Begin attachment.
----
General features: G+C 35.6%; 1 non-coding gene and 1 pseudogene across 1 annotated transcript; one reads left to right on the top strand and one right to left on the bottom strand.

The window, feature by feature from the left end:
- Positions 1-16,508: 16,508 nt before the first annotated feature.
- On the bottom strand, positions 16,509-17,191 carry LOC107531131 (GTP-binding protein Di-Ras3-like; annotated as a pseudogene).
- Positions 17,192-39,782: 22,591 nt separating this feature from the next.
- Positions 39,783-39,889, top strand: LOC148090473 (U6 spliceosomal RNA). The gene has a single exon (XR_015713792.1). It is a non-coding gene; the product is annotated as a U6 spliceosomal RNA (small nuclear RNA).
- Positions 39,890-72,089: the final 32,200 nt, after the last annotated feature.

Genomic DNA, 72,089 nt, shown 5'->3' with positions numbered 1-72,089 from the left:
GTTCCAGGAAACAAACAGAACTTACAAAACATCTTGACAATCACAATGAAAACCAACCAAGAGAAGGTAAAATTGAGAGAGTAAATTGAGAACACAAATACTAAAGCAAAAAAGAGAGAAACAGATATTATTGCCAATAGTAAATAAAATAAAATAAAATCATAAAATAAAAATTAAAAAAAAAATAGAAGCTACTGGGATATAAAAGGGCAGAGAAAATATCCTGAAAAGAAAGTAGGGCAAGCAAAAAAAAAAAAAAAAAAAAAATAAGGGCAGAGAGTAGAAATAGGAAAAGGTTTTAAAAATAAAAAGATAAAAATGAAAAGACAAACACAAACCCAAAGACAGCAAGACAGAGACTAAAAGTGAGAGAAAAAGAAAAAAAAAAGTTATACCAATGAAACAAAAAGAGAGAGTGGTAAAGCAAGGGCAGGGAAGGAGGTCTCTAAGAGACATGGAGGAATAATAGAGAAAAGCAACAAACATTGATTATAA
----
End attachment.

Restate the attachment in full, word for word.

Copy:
General features: G+C 35.6%; 1 non-coding gene and 1 pseudogene across 1 annotated transcript; one reads left to right on the top strand and one right to left on the bottom strand.

The window, feature by feature from the left end:
- Positions 1-16,508: 16,508 nt before the first annotated feature.
- On the bottom strand, positions 16,509-17,191 carry LOC107531131 (GTP-binding protein Di-Ras3-like; annotated as a pseudogene).
- Positions 17,192-39,782: 22,591 nt separating this feature from the next.
- Positions 39,783-39,889, top strand: LOC148090473 (U6 spliceosomal RNA). The gene has a single exon (XR_015713792.1). It is a non-coding gene; the product is annotated as a U6 spliceosomal RNA (small nuclear RNA).
- Positions 39,890-72,089: the final 32,200 nt, after the last annotated feature.

Genomic DNA, 72,089 nt, shown 5'->3' with positions numbered 1-72,089 from the left:
GTTCCAGGAAACAAACAGAACTTACAAAACATCTTGACAATCACAATGAAAACCAACCAAGAGAAGGTAAAATTGAGAGAGTAAATTGAGAACACAAATACTAAAGCAAAAAAGAGAGAAACAGATATTATTGCCAATAGTAAATAAAATAAAATAAAATCATAAAATAAAAATTAAAAAAAAAATAGAAGCTACTGGGATATAAAAGGGCAGAGAAAATATCCTGAAAAGAAAGTAGGGCAAGCAAAAAAAAAAAAAAAAAAAAAATAAGGGCAGAGAGTAGAAATAGGAAAAGGTTTTAAAAATAAAAAGATAAAAATGAAAAGACAAACACAAACCCAAAGACAGCAAGACAGAGACTAAAAGTGAGAGAAAAAGAAAAAAAAAAGTTATACCAATGAAACAAAAAGAGAGAGTGGTAAAGCAAGGGCAGGGAAGGAGGTCTCTAAGAGACATGGAGGAATAATAGAGAAAAGCAACAAACATTGATTATAA